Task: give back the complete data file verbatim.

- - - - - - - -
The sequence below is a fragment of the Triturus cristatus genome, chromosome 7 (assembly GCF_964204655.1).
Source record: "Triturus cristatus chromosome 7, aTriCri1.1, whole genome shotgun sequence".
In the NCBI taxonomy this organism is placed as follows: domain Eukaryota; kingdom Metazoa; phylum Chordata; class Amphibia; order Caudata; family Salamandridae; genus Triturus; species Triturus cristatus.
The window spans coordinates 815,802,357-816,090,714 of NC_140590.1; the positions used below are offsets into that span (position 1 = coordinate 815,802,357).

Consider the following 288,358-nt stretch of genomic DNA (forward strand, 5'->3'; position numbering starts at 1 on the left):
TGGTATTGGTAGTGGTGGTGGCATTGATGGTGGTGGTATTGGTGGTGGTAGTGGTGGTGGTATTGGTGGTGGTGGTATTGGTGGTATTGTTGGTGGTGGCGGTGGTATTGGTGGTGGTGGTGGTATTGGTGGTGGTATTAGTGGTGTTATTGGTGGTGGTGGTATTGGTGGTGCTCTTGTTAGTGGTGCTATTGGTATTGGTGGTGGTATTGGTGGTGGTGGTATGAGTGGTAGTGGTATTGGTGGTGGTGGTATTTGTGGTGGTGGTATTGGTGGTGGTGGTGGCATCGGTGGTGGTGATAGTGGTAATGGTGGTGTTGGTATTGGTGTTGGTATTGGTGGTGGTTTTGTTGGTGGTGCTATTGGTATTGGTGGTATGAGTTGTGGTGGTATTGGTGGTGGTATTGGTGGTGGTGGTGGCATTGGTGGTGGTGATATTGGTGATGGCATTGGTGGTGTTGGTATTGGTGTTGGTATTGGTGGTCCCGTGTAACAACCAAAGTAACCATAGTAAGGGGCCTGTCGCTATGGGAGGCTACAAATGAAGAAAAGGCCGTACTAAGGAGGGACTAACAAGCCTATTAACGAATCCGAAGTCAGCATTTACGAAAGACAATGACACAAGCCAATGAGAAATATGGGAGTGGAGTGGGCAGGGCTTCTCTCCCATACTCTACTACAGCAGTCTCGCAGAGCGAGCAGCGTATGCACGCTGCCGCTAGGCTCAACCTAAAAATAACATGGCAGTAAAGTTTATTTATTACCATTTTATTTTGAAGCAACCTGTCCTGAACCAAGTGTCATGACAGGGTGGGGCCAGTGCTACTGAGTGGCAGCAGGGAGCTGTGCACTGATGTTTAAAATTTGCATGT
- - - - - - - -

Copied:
The sequence below is a fragment of the Triturus cristatus genome, chromosome 7 (assembly GCF_964204655.1).
Source record: "Triturus cristatus chromosome 7, aTriCri1.1, whole genome shotgun sequence".
In the NCBI taxonomy this organism is placed as follows: domain Eukaryota; kingdom Metazoa; phylum Chordata; class Amphibia; order Caudata; family Salamandridae; genus Triturus; species Triturus cristatus.
The window spans coordinates 815,802,357-816,090,714 of NC_140590.1; the positions used below are offsets into that span (position 1 = coordinate 815,802,357).

Consider the following 288,358-nt stretch of genomic DNA (forward strand, 5'->3'; position numbering starts at 1 on the left):
TGGTATTGGTAGTGGTGGTGGCATTGATGGTGGTGGTATTGGTGGTGGTAGTGGTGGTGGTATTGGTGGTGGTGGTATTGGTGGTATTGTTGGTGGTGGCGGTGGTATTGGTGGTGGTGGTGGTATTGGTGGTGGTATTAGTGGTGTTATTGGTGGTGGTGGTATTGGTGGTGCTCTTGTTAGTGGTGCTATTGGTATTGGTGGTGGTATTGGTGGTGGTGGTATGAGTGGTAGTGGTATTGGTGGTGGTGGTATTTGTGGTGGTGGTATTGGTGGTGGTGGTGGCATCGGTGGTGGTGATAGTGGTAATGGTGGTGTTGGTATTGGTGTTGGTATTGGTGGTGGTTTTGTTGGTGGTGCTATTGGTATTGGTGGTATGAGTTGTGGTGGTATTGGTGGTGGTATTGGTGGTGGTGGTGGCATTGGTGGTGGTGATATTGGTGATGGCATTGGTGGTGTTGGTATTGGTGTTGGTATTGGTGGTCCCGTGTAACAACCAAAGTAACCATAGTAAGGGGCCTGTCGCTATGGGAGGCTACAAATGAAGAAAAGGCCGTACTAAGGAGGGACTAACAAGCCTATTAACGAATCCGAAGTCAGCATTTACGAAAGACAATGACACAAGCCAATGAGAAATATGGGAGTGGAGTGGGCAGGGCTTCTCTCCCATACTCTACTACAGCAGTCTCGCAGAGCGAGCAGCGTATGCACGCTGCCGCTAGGCTCAACCTAAAAATAACATGGCAGTAAAGTTTATTTATTACCATTTTATTTTGAAGCAACCTGTCCTGAACCAAGTGTCATGACAGGGTGGGGCCAGTGCTACTGAGTGGCAGCAGGGAGCTGTGCACTGATGTTTAAAATTTGCATGT